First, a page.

The thought of hot cucumber is probably unappealing to some people but this quick and easy side dish will convert naysayers. In this warm spicy number, the cucumber is still crunchy and refreshing.
- 1 large telegraph cucumber
- 60 ml (¼ cup) vegetable oil
- 10 medium garlic cloves, gently bashed
- 2 long red chillies, cut into thin slices on a diagonal
- splash of light soy
- splash of Chinese black vinegar
- 200 g cloud ear fungus
- 1 tbsp sesame oil
- 1 tbsp toasted white and black sesame seeds
- white pepper
- river salt flakes
Oven temperatures are for conventional; if using fan-forced (convection), reduce the temperature by 20˚C. | We use Australian tablespoons and cups: 1 teaspoon equals 5 ml; 1 tablespoon equals 20 ml; 1 cup equals 250 ml. | All herbs are fresh (unless specified) and cups are lightly packed. | All vegetables are medium size and peeled, unless specified. | All eggs are 55-60 g, unless specified.
Peel your cucumber, cut it in half down the middle and scrape out the seeds. Cut the deseeded strips on an angle into about 4 cm widths, set aside.
Place a wok over a medium heat, give it a brief moment to heat up and then add in the vegetable oil, closely followed by the garlic and a good pinch of salt. Use your wok spoon to gently swish the garlic around the wok for about a minute.
Add in the chilli and turn the heat to high, keeping the ingredients in the wok moving around for another minute. You want the garlic beginning to colour and the chillies starting to darken.
Add in the cucumber and give the wok a nice couple of tosses to coat the cucumber and combine everything. Splash in some soy, vinegar and white pepper and continue tossing, making sure to taste for seasoning.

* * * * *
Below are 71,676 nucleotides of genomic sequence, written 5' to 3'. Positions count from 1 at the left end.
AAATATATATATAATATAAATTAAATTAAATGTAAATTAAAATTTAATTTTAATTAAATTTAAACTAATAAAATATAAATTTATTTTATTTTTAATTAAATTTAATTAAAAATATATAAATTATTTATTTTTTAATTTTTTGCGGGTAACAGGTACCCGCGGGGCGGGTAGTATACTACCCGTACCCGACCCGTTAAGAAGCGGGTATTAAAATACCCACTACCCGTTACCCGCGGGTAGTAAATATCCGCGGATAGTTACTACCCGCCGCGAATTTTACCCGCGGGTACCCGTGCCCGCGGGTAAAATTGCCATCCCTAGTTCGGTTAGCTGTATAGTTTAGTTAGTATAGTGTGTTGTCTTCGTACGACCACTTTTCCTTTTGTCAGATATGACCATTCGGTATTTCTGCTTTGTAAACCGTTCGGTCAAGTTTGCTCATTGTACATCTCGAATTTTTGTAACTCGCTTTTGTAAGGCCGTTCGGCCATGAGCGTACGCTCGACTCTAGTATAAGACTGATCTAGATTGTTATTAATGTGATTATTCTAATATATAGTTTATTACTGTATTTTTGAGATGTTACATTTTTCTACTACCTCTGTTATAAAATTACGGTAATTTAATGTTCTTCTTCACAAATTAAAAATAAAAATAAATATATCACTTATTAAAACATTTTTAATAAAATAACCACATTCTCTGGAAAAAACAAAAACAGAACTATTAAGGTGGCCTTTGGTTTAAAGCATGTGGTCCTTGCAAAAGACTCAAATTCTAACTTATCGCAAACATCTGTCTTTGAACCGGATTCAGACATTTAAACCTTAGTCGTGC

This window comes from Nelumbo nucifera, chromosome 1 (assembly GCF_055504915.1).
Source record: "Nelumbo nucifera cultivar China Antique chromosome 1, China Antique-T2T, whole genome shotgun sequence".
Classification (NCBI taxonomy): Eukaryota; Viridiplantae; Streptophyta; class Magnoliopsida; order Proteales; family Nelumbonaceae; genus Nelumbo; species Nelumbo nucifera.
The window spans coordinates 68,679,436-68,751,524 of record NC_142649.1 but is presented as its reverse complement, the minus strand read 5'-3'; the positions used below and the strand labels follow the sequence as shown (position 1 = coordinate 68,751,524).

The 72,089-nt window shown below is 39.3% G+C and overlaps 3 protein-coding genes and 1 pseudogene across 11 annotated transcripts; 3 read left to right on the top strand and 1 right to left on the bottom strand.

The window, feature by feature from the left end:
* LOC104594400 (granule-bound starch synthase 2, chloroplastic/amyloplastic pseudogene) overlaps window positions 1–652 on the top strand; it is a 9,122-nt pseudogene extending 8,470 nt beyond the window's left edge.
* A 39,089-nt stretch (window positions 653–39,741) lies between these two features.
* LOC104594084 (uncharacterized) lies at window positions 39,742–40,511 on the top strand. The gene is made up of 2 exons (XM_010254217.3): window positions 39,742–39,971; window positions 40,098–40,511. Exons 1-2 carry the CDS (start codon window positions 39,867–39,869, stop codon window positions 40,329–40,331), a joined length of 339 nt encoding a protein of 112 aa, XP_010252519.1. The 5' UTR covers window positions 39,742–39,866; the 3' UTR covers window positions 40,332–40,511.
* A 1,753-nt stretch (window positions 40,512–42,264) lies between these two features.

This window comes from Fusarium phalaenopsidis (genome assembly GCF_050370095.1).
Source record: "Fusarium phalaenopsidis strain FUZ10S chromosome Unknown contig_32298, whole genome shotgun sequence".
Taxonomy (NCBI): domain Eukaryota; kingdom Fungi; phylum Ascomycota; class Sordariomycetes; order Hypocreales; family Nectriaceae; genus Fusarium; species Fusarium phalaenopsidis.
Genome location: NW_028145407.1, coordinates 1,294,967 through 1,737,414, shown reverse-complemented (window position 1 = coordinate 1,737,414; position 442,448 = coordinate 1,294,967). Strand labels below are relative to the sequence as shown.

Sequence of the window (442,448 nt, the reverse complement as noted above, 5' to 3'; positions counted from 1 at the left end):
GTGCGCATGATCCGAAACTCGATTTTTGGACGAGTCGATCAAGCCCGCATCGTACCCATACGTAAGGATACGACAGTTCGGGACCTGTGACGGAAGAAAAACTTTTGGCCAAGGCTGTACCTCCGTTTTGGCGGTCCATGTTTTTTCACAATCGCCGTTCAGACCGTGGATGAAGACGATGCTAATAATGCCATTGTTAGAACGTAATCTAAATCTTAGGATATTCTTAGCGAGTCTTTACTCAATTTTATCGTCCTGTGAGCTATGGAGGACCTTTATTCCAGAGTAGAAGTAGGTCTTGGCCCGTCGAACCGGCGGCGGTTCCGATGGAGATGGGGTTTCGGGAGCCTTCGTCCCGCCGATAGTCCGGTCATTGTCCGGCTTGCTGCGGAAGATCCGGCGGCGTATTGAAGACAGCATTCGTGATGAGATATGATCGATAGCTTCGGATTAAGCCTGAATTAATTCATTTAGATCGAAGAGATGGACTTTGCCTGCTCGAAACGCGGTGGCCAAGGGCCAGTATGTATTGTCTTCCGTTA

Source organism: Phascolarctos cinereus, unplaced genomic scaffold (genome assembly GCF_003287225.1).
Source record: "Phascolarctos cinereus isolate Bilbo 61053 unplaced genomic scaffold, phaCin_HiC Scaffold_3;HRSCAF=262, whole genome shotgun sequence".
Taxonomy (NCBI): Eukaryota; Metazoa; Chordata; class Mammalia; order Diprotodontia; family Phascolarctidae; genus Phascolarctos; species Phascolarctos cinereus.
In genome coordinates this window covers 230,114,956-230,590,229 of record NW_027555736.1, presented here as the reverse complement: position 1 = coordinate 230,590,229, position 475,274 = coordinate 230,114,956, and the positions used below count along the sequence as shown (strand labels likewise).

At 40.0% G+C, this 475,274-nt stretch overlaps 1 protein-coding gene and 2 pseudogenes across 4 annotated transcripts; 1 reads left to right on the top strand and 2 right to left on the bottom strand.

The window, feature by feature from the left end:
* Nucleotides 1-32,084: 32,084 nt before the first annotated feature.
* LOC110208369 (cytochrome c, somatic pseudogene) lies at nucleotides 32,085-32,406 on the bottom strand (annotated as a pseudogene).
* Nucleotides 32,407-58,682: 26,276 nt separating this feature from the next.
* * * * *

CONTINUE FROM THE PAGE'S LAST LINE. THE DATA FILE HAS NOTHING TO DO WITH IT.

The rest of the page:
As soon as you’re happy with the flavour, add in the cloud ear fungus and give it another moment or so in the wok, still tossing. Turn off the heat and then add the sesame oil and give it a final toss.
Serve on a sharing plate and sprinkle over the sesame seeds to finish.
• This dish is best eaten straight from the wok but is also perfectly acceptable served at room temperature.
If you don’t have a wok, you can make this dish in a frying pan, just give it a little more time in the beginning to heat up.
• If you can’t find the delicate cloud ear fungus, you can use the thicker black fungus and add it to the recipe at the same time as the cucumber.
Photography by Sharyn Cairns. Styling by Lee Blaylock. Food preparation by Tiffany Page.
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This recipe is part of The seasonal cook: Cucumber column.
View previous The seasonal cook columns and recipes.